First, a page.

Amalar enthusiastically endorses the practice of interpolating such neumae or melismas into festive chants, in keeping with the old idea of “jubilated” singing. Noting that in its original context (the feast of St. John the Baptist) the triple melisma fell on the word intellectus, which he interprets to mean an ecstatic or mystical kind of “understanding” beyond the power of words to convey, Amalar exhorts monastic musicians that “if you ever come to the ‘understanding’ in which divinity and eternity are beheld, you must tarry in that ‘understanding,’ rejoicing in song without words which pass away.”1

Chapter 2 New Styles and Forms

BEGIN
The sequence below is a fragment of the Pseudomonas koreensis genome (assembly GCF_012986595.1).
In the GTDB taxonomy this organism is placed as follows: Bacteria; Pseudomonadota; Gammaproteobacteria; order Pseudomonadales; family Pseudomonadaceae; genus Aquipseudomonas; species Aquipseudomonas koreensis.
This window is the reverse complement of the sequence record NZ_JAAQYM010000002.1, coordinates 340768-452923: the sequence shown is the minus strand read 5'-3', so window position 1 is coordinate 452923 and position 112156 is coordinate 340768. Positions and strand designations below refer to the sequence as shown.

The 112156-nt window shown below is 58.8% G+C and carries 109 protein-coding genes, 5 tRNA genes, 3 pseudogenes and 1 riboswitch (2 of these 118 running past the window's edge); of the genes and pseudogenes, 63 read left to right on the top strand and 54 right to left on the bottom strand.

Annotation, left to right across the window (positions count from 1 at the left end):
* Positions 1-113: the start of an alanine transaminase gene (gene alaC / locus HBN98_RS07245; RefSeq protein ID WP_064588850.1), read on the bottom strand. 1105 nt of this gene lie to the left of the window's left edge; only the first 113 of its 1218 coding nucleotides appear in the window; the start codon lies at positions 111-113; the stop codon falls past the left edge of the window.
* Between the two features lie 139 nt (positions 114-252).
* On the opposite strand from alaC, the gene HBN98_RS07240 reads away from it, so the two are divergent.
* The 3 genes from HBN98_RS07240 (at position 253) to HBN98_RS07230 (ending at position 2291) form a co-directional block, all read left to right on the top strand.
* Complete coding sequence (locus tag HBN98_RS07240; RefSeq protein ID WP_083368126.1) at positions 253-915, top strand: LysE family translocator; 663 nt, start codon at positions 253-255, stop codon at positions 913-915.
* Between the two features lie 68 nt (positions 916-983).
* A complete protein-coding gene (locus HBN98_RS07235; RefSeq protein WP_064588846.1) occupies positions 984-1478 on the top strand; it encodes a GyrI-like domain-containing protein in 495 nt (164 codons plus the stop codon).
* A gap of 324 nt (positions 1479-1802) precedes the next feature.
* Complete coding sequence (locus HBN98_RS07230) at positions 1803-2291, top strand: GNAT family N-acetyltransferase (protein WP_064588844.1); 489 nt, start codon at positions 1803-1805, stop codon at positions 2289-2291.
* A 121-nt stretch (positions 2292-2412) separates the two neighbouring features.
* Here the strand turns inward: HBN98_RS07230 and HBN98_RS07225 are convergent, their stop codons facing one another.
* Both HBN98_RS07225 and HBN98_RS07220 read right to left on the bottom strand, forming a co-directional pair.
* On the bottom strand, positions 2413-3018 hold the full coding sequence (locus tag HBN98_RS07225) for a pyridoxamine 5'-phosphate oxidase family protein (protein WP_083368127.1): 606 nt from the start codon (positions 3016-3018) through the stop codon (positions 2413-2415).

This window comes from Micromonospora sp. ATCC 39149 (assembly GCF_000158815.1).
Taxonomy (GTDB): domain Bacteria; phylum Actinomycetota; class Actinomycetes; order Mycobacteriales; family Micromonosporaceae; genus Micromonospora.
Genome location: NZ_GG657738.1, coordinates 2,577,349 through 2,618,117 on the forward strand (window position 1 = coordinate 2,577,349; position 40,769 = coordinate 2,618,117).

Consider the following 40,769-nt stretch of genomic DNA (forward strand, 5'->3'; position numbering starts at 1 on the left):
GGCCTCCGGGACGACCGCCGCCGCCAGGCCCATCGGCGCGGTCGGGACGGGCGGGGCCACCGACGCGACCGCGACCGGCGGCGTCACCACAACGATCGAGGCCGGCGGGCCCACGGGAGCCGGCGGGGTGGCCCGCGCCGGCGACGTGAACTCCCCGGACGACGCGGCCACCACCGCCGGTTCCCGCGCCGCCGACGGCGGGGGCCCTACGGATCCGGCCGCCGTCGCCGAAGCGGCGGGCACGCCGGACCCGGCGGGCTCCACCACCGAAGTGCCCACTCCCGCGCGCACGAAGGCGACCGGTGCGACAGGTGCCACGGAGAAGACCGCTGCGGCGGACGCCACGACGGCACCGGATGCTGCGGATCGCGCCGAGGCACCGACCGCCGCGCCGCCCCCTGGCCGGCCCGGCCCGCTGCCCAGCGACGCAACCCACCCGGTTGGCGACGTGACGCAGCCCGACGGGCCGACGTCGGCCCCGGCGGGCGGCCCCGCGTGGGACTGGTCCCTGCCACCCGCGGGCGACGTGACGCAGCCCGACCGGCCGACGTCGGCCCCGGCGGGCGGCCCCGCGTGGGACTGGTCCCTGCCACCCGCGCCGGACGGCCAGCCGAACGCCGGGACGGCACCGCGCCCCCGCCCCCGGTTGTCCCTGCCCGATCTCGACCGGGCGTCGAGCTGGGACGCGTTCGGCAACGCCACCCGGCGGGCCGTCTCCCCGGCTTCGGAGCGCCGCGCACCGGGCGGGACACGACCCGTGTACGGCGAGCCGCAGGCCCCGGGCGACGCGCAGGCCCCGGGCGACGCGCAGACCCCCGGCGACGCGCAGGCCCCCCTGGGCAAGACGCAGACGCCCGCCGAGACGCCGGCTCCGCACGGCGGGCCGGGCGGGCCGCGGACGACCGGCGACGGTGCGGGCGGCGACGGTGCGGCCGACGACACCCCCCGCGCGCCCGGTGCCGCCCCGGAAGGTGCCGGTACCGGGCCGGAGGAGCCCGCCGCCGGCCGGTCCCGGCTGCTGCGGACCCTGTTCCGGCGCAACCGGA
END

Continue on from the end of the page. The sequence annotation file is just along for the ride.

ex. 2-1 Neuma triplex

This passage from Amalar recalls the famous words in which St. Augustine, five hundred years earlier, had extolled the “jubilated” singing of his day, associated by the time of Amalar chiefly with the Mass Alleluia. And sure enough, Amalar writes enthusiastically of another Roman practice, that of replacing the traditional jubilus, the melisma on the “-ia” of “Alleluia,” with an even longer melody, which he describes as “a jubilation that the singers call a sequentia,” presumably because of the way it followed after the Alleluia chant.2